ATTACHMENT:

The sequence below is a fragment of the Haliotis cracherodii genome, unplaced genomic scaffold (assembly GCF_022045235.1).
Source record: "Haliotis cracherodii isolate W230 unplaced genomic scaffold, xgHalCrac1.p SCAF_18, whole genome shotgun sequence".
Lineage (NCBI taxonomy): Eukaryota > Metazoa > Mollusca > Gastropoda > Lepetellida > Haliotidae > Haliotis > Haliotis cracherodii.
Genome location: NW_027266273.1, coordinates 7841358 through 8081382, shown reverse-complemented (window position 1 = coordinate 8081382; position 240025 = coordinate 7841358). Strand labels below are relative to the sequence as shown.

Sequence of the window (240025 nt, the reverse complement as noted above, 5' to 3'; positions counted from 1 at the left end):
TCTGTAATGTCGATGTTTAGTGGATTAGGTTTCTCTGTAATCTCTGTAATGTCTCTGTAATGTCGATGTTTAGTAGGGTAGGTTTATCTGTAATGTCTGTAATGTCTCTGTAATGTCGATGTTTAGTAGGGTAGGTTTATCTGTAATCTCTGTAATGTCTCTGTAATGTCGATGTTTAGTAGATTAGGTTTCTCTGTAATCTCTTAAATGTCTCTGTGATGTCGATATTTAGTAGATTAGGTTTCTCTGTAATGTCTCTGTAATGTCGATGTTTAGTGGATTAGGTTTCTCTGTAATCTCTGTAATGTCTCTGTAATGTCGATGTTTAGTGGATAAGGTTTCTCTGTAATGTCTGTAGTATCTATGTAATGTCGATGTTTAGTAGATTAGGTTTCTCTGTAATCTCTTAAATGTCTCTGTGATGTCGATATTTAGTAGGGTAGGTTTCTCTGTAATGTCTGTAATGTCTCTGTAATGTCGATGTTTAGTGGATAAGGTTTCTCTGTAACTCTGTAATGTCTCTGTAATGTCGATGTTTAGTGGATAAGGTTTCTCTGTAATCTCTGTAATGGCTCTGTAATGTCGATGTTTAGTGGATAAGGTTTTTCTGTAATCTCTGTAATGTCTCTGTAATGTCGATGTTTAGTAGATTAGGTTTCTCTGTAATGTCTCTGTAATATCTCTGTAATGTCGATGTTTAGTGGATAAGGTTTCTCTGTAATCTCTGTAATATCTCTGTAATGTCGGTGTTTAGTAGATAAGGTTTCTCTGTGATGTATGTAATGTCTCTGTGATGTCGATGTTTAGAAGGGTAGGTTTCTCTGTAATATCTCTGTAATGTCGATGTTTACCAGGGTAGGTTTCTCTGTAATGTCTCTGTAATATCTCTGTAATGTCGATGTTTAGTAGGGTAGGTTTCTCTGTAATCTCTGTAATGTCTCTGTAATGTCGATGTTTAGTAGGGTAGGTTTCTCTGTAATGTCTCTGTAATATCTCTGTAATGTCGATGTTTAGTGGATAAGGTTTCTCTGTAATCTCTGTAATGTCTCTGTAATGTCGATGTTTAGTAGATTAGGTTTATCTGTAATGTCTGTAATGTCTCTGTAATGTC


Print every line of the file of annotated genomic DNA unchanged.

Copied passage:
The sequence below is a fragment of the Haliotis cracherodii genome, unplaced genomic scaffold (assembly GCF_022045235.1).
Source record: "Haliotis cracherodii isolate W230 unplaced genomic scaffold, xgHalCrac1.p SCAF_18, whole genome shotgun sequence".
Lineage (NCBI taxonomy): Eukaryota > Metazoa > Mollusca > Gastropoda > Lepetellida > Haliotidae > Haliotis > Haliotis cracherodii.
Genome location: NW_027266273.1, coordinates 7841358 through 8081382, shown reverse-complemented (window position 1 = coordinate 8081382; position 240025 = coordinate 7841358). Strand labels below are relative to the sequence as shown.

Sequence of the window (240025 nt, the reverse complement as noted above, 5' to 3'; positions counted from 1 at the left end):
TCTGTAATGTCGATGTTTAGTGGATTAGGTTTCTCTGTAATCTCTGTAATGTCTCTGTAATGTCGATGTTTAGTAGGGTAGGTTTATCTGTAATGTCTGTAATGTCTCTGTAATGTCGATGTTTAGTAGGGTAGGTTTATCTGTAATCTCTGTAATGTCTCTGTAATGTCGATGTTTAGTAGATTAGGTTTCTCTGTAATCTCTTAAATGTCTCTGTGATGTCGATATTTAGTAGATTAGGTTTCTCTGTAATGTCTCTGTAATGTCGATGTTTAGTGGATTAGGTTTCTCTGTAATCTCTGTAATGTCTCTGTAATGTCGATGTTTAGTGGATAAGGTTTCTCTGTAATGTCTGTAGTATCTATGTAATGTCGATGTTTAGTAGATTAGGTTTCTCTGTAATCTCTTAAATGTCTCTGTGATGTCGATATTTAGTAGGGTAGGTTTCTCTGTAATGTCTGTAATGTCTCTGTAATGTCGATGTTTAGTGGATAAGGTTTCTCTGTAACTCTGTAATGTCTCTGTAATGTCGATGTTTAGTGGATAAGGTTTCTCTGTAATCTCTGTAATGGCTCTGTAATGTCGATGTTTAGTGGATAAGGTTTTTCTGTAATCTCTGTAATGTCTCTGTAATGTCGATGTTTAGTAGATTAGGTTTCTCTGTAATGTCTCTGTAATATCTCTGTAATGTCGATGTTTAGTGGATAAGGTTTCTCTGTAATCTCTGTAATATCTCTGTAATGTCGGTGTTTAGTAGATAAGGTTTCTCTGTGATGTATGTAATGTCTCTGTGATGTCGATGTTTAGAAGGGTAGGTTTCTCTGTAATATCTCTGTAATGTCGATGTTTACCAGGGTAGGTTTCTCTGTAATGTCTCTGTAATATCTCTGTAATGTCGATGTTTAGTAGGGTAGGTTTCTCTGTAATCTCTGTAATGTCTCTGTAATGTCGATGTTTAGTAGGGTAGGTTTCTCTGTAATGTCTCTGTAATATCTCTGTAATGTCGATGTTTAGTGGATAAGGTTTCTCTGTAATCTCTGTAATGTCTCTGTAATGTCGATGTTTAGTAGATTAGGTTTATCTGTAATGTCTGTAATGTCTCTGTAATGTC